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Unleashing the “mad Dogge”: Classical Reception in Early Modern Political Thought

Posted By Caroline G. Stark, Thursday, May 4, 2017
Updated: Thursday, May 4, 2017

As a new Associate Organization of the Renaissance Society of America, the Society for Early Modern Classical Reception (SEMCR) invites proposals for papers to be delivered at the 2018 meeting of the Renaissance Society of America in New Orleans, LA.  For one of its inaugural panels, SEMCR invites abstracts on the reception of classical texts in early modern political thought.

In Leviathan, Thomas Hobbes called ancient books a "Venime" akin "to the biting of a mad Dogge," which had the power to corrupt their readers and bring down monarchies.  Hobbes' violent reaction captures the authority Greek and Roman political thought commanded in a period of radical change in systems of government and, concomitantly, in contemporary theorizing about politics.  Early modern readers absorbed Plautus, Plutarch, and rhetorical handbooks along with the authors central to later modern formations of the classical canon like Homer and Cicero.  These texts helped give shape to new debates over legitimacy, authority, virtue, community, and a host of other vital issues.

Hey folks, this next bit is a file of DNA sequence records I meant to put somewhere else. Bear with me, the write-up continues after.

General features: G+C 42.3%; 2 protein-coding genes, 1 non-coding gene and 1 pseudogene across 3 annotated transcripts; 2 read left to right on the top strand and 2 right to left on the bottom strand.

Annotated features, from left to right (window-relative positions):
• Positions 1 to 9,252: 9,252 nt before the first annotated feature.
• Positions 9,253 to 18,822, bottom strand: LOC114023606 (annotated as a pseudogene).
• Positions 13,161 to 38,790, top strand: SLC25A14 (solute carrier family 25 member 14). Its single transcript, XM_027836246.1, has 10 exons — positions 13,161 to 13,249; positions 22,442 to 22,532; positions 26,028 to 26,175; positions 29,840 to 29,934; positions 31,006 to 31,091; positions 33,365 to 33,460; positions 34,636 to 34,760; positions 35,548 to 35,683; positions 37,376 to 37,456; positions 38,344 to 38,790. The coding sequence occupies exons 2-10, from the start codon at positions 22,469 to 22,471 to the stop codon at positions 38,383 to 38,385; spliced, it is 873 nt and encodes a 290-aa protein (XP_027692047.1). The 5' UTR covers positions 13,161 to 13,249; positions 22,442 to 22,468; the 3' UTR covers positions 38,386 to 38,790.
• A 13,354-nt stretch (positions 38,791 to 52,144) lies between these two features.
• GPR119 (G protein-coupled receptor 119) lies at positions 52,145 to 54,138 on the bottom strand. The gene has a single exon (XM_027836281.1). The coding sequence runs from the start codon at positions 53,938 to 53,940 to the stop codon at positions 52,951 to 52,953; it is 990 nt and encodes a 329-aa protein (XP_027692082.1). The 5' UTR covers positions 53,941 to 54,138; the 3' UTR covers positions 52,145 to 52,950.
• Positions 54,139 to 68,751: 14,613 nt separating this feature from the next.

This panel invites papers that illuminate the historical impact of that reception or make a methodological contribution to the study of the reception of political thought in particular.  Following recent developments in the field, it welcomes studies of poetry and other media as well as canonical prose texts (e.g., Marsilius of Padua, Christine de Pizan, Machiavelli, More, Bodin, Jonson, Grotius, Hobbes, Harrington, Cavendish, Makin, Locke).

The Society is committed to creating a congenial and collaborative forum for the infusion of new ideas into classics and early modern studies, and hence welcomes abstracts that are exploratory in nature as well as abstracts of latter-stage research.

Abstracts (150 words) and a short CV (300 words) should be sent as separate email attachments to caroline.stark@howard.edu (see the RSA's abstract guidelines and CV guidelines and models) by May 31, 2017.  The abstracts will be judged anonymously: please do not identify yourself on the abstract page.

Please include in the body of the email:

  • your name, affiliation, email address
  • your paper title (15-word maximum)
  • relevant keywords

Tags:  authority  Classical Reception  Classics  community  Early Modern  Hobbes  legitimacy  Locke  Machiavelli  More  policy-making  Political Thought  Politics  Renaissance  rhetoric  virtue 

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